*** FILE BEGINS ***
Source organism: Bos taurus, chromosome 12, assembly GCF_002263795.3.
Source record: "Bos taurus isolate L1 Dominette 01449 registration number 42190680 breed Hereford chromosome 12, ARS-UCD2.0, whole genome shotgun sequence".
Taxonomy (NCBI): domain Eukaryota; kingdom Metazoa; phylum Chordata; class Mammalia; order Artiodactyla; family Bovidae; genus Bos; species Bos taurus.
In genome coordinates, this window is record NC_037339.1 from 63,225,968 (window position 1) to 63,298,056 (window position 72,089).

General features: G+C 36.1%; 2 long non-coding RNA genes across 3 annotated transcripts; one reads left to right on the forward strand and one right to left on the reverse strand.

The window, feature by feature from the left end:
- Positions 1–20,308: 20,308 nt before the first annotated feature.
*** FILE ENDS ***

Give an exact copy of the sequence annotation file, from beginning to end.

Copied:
Source organism: Bos taurus, chromosome 12, assembly GCF_002263795.3.
Source record: "Bos taurus isolate L1 Dominette 01449 registration number 42190680 breed Hereford chromosome 12, ARS-UCD2.0, whole genome shotgun sequence".
Taxonomy (NCBI): domain Eukaryota; kingdom Metazoa; phylum Chordata; class Mammalia; order Artiodactyla; family Bovidae; genus Bos; species Bos taurus.
In genome coordinates, this window is record NC_037339.1 from 63,225,968 (window position 1) to 63,298,056 (window position 72,089).

General features: G+C 36.1%; 2 long non-coding RNA genes across 3 annotated transcripts; one reads left to right on the forward strand and one right to left on the reverse strand.

The window, feature by feature from the left end:
- Positions 1–20,308: 20,308 nt before the first annotated feature.